• other non-clinical activities (family business, software design, etc.)
  • local health department, STD, family planning or indigent care clinics
  • medical directorships – nursing homes, assisted living, mental health facilities, hospice organizations
  • shift work at other day clinics, urgent care, emergency departments
  • occupational medicine – respiratory screening, Federal Department of Transportation (DOT) physicals, pre-employment physicals
  • team physician at sporting events
  • annual school physicals (potentially on site)
  • college student health center
  • other community service
  • serving as expert witness
  • lecturing patients, clients, students, residents
  • teaching/supervising med students, residents, NP students, PA students

Some agreements address this issue by simply requiring the new physician to obtain explicit permission from the employer before engaging in any clinical moonlighting activity. Language to this effect might look like the following:

“Physician agrees that he or she shall not provide professional medical services for any other entity during the term of this Agreement, without prior written approval of Employer.”

This is straightforward, avoiding extensive negotiation now, but with the potential consequence that this issue might become quite contentious at a later time.

It is possible to include much more specificity, however, particularly if you have certain interests or expertise that you wish to utilize:

“Employee may retain for his or her personal benefit, compensation resulting from: teaching, research, published writings, and clinical activities that do not directly compete with Employer, so long as they: are carried out during vacation time or non-working time, do not interfere with Physician’s duties under this agreement, do not require the use of Employer’s resources (including liability insurance coverage) and, have been discussed with Employer in advance.

Additional language will sometimes be needed to:

  • clarify relationships with, or investment in, potentially competing entities,
  • describe the nature of damages that might occur if this provision is breached,
  • require that the Employee withdraw from such activities if the Employer deems them to be interfering with the performance of his or her duties, etc.

This area can become quite complex, depending on the nature of the moonlighting that may be pursued, and should be thoroughly reviewed and discussed with your own attorney before agreeing to final language in the agreement.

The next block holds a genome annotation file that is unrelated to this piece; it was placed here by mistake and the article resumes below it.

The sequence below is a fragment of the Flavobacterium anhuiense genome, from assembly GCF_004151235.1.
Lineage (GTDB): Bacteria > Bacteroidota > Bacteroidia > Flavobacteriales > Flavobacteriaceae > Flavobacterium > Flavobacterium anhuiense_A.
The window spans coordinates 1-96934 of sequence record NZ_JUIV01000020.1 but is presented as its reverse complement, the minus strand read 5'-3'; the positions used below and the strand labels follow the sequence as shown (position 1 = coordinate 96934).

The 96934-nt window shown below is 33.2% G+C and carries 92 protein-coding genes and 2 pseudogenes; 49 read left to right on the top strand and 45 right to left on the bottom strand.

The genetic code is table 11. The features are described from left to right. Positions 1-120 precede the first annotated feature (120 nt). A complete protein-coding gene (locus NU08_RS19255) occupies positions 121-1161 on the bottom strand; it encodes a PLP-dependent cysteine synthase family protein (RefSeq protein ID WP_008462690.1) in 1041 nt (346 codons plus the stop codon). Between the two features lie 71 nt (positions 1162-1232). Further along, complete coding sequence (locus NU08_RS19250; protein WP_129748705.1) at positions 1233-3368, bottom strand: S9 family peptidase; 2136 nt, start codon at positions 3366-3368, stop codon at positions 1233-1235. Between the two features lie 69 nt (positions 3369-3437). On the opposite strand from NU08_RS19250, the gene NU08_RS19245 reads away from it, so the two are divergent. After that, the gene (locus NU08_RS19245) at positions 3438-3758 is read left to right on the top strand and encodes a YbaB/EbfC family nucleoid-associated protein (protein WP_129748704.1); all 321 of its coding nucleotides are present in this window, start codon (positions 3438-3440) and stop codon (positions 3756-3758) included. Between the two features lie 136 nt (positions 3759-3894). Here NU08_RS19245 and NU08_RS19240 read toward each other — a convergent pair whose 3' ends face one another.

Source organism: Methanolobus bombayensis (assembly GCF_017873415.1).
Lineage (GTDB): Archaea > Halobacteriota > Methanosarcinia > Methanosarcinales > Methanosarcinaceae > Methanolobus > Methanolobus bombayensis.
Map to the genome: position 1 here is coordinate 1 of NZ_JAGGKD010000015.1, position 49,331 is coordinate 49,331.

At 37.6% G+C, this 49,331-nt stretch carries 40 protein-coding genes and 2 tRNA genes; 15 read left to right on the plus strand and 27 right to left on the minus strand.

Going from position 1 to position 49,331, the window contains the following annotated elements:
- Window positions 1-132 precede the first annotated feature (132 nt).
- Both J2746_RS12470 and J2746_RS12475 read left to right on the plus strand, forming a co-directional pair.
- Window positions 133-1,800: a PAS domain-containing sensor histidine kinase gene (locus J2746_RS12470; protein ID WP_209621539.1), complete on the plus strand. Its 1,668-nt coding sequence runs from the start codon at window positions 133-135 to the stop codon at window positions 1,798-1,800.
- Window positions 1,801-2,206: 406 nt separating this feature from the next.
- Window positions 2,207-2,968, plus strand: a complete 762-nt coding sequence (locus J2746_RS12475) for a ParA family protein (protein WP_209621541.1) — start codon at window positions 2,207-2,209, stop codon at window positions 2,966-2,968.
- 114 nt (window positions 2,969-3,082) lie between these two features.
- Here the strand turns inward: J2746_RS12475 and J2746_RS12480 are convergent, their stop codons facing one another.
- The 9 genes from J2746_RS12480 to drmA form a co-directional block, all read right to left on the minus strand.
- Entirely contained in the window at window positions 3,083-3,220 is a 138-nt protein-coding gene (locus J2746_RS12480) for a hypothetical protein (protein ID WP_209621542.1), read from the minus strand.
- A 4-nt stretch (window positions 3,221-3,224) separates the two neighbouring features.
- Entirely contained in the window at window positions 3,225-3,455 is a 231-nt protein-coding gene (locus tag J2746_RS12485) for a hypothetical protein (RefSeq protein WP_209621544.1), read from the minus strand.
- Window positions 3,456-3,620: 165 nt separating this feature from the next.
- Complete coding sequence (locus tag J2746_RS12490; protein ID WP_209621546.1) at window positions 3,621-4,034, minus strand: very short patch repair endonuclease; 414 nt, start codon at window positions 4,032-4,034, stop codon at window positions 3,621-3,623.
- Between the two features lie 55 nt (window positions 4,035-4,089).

Ultimately, most employers will agree that it is appropriate for you to seek limited outside work activities to enhance your income, as long as they do not interfere with your ability to meet your responsibilities under your contract, compete with it for patients, and utilize its resources. If such an outside activity is at least partially clinical in nature and likely to be of a long-term duration, it might be wise to consider how it might become part of your employer’s agreement.

For example, my hospital system purchased a practice and employed a physician that was spending a small amount of time as a nursing home medical director. The issue became mildly contentious during contract negotiations, so we decided to “carve out” these activities and allow the physician to provide services during non-work time and receive compensation directly from the nursing home for the administrative duties. Later, it became clear that it was difficult to fully separate those duties, that there was occasional need for back up by some of the other group physicians, and that liability insurance for these activities was difficult to maintain. Ultimately, we all agreed that the medical directorship should be provided by the hospital-based medical group, with this employee providing services, allowing for back-up and for liability coverage. The compensation came to the organization, but flowed through to the physician, with a small amount held back by the employer to cover administrative expenses associated with the relationship.

Feel free to contact me or respond to this post if you have any thoughts or questions about this aspect of your pending agreement. I am happy to review any proposed agreement you might be considering and provide my feedback free of charge.

Disclaimer: I am not an attorney and I do not provide legal advice. My role is to provide education and coaching to physicians to help them find a great job and avoid costly mistakes as employed physicians. I strongly recommend that every physician entering into an employment agreement, or any contract, engage an experienced local attorney to assist them in their negotiations.

About johnjurica

Podcaster, entrepreneur, and former hospital chief medical officer writes about physician leadership and career transition.
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3 Responses to Moonlighting

  1. Vincent says:

    What if the proposed agreement simply does not address this issue? Should I assume that moonlighting is allowed?


    • johnjurica says:

      This should be discussed with your attorney. There may be state regulations or case law that impacts this. It is possible that when an agreement is silent on this issue, precedent exists that defines how much leeway the physician has when seeking outside work opportunities. On the other hand, leaving this out of an agreement when you think you are likely to seek additional work could lead to unnecessary conflict with your employer.


  2. Abe says:

    This is a great article, thanks for writing. It’s very important for doctors to be familiar with their contracts before seeking outside work.

    A few doctor friends and I have recently created a platform ( to take away as much of the hassle of moonlighting as possible.

    At the end of the day, moonlighting can be a very good thing for Doctors, Patients & Hospitals, if everyone does it in a transparent, upright, and legal manner.